Wednesday, December 06, 2006

Comics Out 6 December 2006

I didn't see anything I will be getting this week, and when I do that I hunt for graphic novels. Is there a graphic novel by that really talented guy who fell of a roof, he did an amazing Green Lantern cover a while ago? I wanted something by him but can't remember much about him (except he fell of a roof and was very very talented). Also nothing struck me in comics news either -- discuss, review, and recommend, especially this week, since I have nothing.

With the space I have today I am going to relate something funny and make a list. The something funny: Dr. Strange 3 is out today, which reminded me that when Brad got Dr. Strange #1 his girlfriend saw the cover and said "so you got a comic book about Liberace?" Nice.

The list. These are not necessarily the most important or the best, but they are my favorite comic books right at this moment; ask me tomorrow and the list will be different. In no particular order:

1. Casanova
2. We3
3. Steampunk
4. Frank Miller's Batman work (all of it: I think it is best appreciated as a unit)
5. JLA Classified 1-3
6. The Authority: "The Nativity" and "Under New Management" pt 1
7. Flex Mentallo
8. Astonishing X-Men: "Torn"
9. All Star Superman
10. Punisher: The End

You will notice there is nothing by Alan Moore there. That surprised me too. But today I am caring about fun, and Watchmen is very very serious. And no other Alan Moore books are leaping out at me, which, again, surprises me too. Feel free to make your own lists, in the comments thread. Remember: top ten favorites (not most important), right at this moment (not for all time), no particular order.

Tuesday, December 05, 2006

Sorkin is Back, Mostly

The Christmas Episode of Studio 60 bought a good chunk of the Sorkin magic back, for the first time in a long time. First of all the Sorkin TEAM is back: we no longer have the lame hit-you-over-the-head artists versus the corporate guys -- everyone, it turns out, is a good guy (which shouldn't work, but Sorkin always makes it work), including Webber and Asner. We have a better screwball couple -- an actually adorable story -- to eclipse the Matt and Harriet thing, which just didn't work, perhaps because Sorkin was too close to it (it is largely autobiographical). Danny falling for a pregnant woman he should, by all rights, hate, is great fun (and Whitford makes it work, with his awkward little kid looks and smacking the desk); big declarations of love while Jordan is wide-eyed and has a mouth full of sandwich is what I was looking for. Hopefully these kinds of scenes will replace the Matt-and-Harriet wet-fish-love-looks-during-Sting-songs scenes. Sorkin also gets his tearjerker, although it has to be admitted that he gets it in the easiest way possible, by milking recent real life tragedy, rather than, say, writing one of those great Sorkin speeches ("They weren't born wanting to do this!"). The Harriet scenes still drag, and the view of the show-within-a-show is still horrendous, but otherwise -- we have a good direction established. I am feeling more confident, and I just thought people would like an update.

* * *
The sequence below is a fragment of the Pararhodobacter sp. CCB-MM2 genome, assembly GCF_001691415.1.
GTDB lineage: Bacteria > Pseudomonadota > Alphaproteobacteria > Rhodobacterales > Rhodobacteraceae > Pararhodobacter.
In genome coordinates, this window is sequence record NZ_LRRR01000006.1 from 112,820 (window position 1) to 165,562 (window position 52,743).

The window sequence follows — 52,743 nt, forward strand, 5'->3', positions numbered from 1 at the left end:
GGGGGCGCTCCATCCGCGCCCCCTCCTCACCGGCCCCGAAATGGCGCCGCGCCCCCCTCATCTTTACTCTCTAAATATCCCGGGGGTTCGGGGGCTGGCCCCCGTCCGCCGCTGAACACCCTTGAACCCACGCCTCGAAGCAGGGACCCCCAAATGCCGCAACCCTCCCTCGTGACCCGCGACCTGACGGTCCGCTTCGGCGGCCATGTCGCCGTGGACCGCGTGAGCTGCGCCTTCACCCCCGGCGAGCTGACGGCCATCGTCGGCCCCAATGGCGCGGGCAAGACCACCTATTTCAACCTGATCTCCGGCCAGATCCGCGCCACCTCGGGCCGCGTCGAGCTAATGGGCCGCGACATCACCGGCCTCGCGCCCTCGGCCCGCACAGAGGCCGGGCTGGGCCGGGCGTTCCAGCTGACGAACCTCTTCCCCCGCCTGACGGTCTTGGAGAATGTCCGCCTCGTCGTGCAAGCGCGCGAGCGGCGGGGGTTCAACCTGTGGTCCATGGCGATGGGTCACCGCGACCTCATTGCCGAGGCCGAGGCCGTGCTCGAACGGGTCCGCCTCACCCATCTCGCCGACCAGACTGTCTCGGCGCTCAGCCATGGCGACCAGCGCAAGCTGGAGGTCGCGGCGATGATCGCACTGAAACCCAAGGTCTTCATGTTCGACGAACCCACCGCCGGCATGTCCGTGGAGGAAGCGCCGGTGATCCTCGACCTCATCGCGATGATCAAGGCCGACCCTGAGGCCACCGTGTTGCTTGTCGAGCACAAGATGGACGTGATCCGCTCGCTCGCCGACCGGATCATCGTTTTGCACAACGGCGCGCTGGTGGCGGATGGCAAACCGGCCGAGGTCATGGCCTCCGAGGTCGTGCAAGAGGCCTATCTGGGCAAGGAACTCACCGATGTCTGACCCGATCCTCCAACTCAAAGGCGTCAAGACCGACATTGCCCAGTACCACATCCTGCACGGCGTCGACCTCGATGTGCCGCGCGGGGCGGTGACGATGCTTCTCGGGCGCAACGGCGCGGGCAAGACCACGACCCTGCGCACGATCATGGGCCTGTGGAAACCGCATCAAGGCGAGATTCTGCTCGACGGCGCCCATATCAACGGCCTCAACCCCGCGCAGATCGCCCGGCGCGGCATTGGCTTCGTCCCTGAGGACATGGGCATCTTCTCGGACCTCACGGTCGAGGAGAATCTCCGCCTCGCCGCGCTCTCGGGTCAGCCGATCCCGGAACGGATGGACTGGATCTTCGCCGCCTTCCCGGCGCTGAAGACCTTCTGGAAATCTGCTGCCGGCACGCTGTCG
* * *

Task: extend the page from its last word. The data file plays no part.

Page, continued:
[I am moving the usual Tuesday commonplace book entry to Thursday, so this post will be more topical].

Monday, December 04, 2006

3 random things

A Kurt Vonnegut quote:

"Just because some of us can read and write and do a little math, that doesn’t mean we deserve to conquer the universe."


“Basket-case” was an expression used by World War One nurses to refer to those patients who had their legs and arms blown off by shells – they were the patients who had to be carried in baskets around the hospital. Today we use the expression to mean someone who cannot handle themselves emotionally, but it originally derives from a person who could not handle themselves physically. Even though it developed in this century virtually no one knows that the word’s history is quite gruesome. I have not used it since looking it up in the Oxford English Dictionary.

Spell Check Lit Crit

Years ago I was writing a paper on Moby Dick and the computer’s spell check did not recognize the name of the main character, Ishmael. The computer’s only suggestion was “Fishmeal,” which is ironic since Ishmael is one of the only characters in the book who does NOT end up as fishmeal.